St Alphonsus of Astorga St Ansurius of Orense St Athanasius of Sorrento St Conan of Iona Bl Eystein Erlandsön Bl José Gabriel del Rosario Brochero Bl Marie de la Dive veuve du Verdier de la Sorinière Bl Michaël Kozal St Paula of Rome (347-404) Widow, Foundress St Theofrid of Corbie St Theogenes of Hippo St Tortgith of Barking — Martyred Family of Constantinople: Saint Mary and Saint Xenophon were married and the parents of Saint John and Saint Arcadius. Theirs was a wealthy family of Senatorial rank in 5th century imperial Constantinople, but were known as a Christians who lived simple lives. To give their sons a good education, Xenophon and Mary sent them to university in Beirut, Phoenicia. However, their ship wrecked, there was no communication from them, and the couple assumed, naturally, that the young men had died at sea. In reality, John and Arcadius had survived and decided that instead of continuing to Beirut, they were going to follow a calling to religious life and became monks, eventually living in a monastery in Jerusalem. Years later, Mary and Xenophon made a pilgrimage to Jerusalem – where they encountered their sons. Grateful to have their family re-united and taking it as a sign, Xenophon and Mary gave up their positions in society in Constantinople, and lived the rest of their lives as a monk and anchoress in Jerusalem. A few years later, the entire family was martyred together. They were martyred in 5th century Jerusalem. St Xenophon St Mary St John St Arcadius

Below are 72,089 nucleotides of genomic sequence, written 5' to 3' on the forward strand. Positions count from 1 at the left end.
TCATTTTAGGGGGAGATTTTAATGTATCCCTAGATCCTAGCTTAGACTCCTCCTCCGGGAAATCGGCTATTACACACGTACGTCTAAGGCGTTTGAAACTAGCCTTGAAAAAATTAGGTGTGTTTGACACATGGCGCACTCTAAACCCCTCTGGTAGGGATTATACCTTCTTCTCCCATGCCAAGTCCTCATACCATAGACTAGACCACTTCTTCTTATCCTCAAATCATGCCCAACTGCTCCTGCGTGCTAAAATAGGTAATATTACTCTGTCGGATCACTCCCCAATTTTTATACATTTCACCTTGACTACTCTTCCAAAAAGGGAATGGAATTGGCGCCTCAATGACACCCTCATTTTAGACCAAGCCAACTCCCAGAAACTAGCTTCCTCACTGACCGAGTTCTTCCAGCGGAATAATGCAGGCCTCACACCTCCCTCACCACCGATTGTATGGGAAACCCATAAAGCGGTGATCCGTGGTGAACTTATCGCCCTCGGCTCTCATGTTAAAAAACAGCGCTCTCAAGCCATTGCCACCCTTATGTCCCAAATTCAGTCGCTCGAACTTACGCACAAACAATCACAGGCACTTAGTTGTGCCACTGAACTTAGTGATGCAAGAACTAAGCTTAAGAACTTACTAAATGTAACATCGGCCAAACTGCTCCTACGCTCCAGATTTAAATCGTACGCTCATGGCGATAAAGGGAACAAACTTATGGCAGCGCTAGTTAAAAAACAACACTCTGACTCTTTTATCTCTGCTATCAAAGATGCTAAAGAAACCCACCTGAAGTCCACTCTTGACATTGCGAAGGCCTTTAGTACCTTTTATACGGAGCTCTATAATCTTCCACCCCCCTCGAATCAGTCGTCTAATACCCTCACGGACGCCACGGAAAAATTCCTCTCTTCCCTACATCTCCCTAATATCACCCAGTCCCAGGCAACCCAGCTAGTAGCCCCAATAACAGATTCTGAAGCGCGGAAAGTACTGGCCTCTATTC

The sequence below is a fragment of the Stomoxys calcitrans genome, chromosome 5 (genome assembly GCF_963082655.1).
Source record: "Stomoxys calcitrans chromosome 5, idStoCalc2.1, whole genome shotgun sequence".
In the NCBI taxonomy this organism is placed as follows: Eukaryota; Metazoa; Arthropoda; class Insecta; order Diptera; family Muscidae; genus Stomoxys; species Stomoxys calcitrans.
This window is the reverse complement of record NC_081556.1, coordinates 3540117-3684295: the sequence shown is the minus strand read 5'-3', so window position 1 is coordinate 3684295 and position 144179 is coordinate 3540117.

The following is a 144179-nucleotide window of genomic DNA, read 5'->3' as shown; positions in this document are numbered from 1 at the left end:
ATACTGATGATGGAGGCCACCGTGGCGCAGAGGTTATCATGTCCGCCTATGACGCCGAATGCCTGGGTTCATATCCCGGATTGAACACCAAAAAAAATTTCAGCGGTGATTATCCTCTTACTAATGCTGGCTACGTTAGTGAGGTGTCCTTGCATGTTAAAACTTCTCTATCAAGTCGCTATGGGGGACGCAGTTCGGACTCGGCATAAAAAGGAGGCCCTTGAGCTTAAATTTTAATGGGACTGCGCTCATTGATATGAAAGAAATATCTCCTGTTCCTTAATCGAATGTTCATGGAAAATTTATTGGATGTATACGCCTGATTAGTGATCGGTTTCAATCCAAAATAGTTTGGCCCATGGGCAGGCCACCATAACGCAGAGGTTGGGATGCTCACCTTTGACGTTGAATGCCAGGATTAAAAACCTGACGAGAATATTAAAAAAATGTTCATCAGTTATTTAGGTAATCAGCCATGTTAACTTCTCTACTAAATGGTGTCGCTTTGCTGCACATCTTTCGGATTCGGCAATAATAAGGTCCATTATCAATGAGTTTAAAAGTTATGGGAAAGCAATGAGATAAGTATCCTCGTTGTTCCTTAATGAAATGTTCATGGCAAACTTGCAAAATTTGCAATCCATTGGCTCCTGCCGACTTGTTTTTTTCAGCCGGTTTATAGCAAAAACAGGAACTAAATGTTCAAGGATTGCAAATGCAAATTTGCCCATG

Thought for the Day – 25 January – Meditations with Antonio Cardinal Bacci (1881-1971)
“There is no such thing as half-way virtue.
Virtue is a struggle and a sacrifice. It presupposes a generous heart which gives itself to Jesus without reserve. Did He not give Himself completely for our sakes? Did He not die upon the Cross for our salvation and reopen Heaven, which had been closed to us by sin? Moreover, did He not remain hidden in our midst under the Eucharistic species in order to become our sustenance and our support?
When we are faced with such goodness and generosity, can we be so niggardly as to offer God, only a part of ourselves and perhaps a part which is worthless and perishable, as Cain did when he offered sacrifices from his fields and flocks? God would certainly turn away from us and refuse our gifts. And then, we should be lost forever! Let us give ourselves completely and then be able to say with St Paul “I have fought the good fight to the end, I have run the race to the finish, I have kept the faith … ” (2 Tm 4:7)